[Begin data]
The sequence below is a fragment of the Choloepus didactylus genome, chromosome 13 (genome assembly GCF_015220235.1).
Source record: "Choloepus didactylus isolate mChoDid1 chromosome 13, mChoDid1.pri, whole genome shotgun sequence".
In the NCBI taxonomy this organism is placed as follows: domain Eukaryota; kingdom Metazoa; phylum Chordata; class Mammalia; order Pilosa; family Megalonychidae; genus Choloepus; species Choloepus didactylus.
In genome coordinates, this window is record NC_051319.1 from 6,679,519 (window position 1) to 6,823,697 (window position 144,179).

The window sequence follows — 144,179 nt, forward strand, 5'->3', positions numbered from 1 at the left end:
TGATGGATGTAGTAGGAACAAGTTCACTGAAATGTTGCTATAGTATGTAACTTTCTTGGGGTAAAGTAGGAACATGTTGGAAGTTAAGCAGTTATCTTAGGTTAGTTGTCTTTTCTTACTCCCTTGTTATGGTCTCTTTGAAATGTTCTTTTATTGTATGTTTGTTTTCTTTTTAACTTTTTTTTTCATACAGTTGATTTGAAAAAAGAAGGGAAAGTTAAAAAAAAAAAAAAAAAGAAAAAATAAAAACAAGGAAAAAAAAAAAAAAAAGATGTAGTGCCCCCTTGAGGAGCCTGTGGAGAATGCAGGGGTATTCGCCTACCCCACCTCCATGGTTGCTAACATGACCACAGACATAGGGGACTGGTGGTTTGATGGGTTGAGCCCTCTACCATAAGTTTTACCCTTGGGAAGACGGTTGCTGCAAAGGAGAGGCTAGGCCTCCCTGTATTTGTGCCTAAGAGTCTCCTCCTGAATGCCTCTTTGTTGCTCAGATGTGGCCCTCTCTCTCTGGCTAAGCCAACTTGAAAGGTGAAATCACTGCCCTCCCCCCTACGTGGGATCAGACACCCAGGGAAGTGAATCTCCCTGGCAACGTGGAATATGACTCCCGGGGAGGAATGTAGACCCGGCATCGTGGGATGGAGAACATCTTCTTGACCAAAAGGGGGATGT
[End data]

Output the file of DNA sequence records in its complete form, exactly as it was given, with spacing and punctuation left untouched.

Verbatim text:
The sequence below is a fragment of the Choloepus didactylus genome, chromosome 13 (genome assembly GCF_015220235.1).
Source record: "Choloepus didactylus isolate mChoDid1 chromosome 13, mChoDid1.pri, whole genome shotgun sequence".
In the NCBI taxonomy this organism is placed as follows: domain Eukaryota; kingdom Metazoa; phylum Chordata; class Mammalia; order Pilosa; family Megalonychidae; genus Choloepus; species Choloepus didactylus.
In genome coordinates, this window is record NC_051319.1 from 6,679,519 (window position 1) to 6,823,697 (window position 144,179).

The window sequence follows — 144,179 nt, forward strand, 5'->3', positions numbered from 1 at the left end:
TGATGGATGTAGTAGGAACAAGTTCACTGAAATGTTGCTATAGTATGTAACTTTCTTGGGGTAAAGTAGGAACATGTTGGAAGTTAAGCAGTTATCTTAGGTTAGTTGTCTTTTCTTACTCCCTTGTTATGGTCTCTTTGAAATGTTCTTTTATTGTATGTTTGTTTTCTTTTTAACTTTTTTTTTCATACAGTTGATTTGAAAAAAGAAGGGAAAGTTAAAAAAAAAAAAAAAAAGAAAAAATAAAAACAAGGAAAAAAAAAAAAAAAAGATGTAGTGCCCCCTTGAGGAGCCTGTGGAGAATGCAGGGGTATTCGCCTACCCCACCTCCATGGTTGCTAACATGACCACAGACATAGGGGACTGGTGGTTTGATGGGTTGAGCCCTCTACCATAAGTTTTACCCTTGGGAAGACGGTTGCTGCAAAGGAGAGGCTAGGCCTCCCTGTATTTGTGCCTAAGAGTCTCCTCCTGAATGCCTCTTTGTTGCTCAGATGTGGCCCTCTCTCTCTGGCTAAGCCAACTTGAAAGGTGAAATCACTGCCCTCCCCCCTACGTGGGATCAGACACCCAGGGAAGTGAATCTCCCTGGCAACGTGGAATATGACTCCCGGGGAGGAATGTAGACCCGGCATCGTGGGATGGAGAACATCTTCTTGACCAAAAGGGGGATGT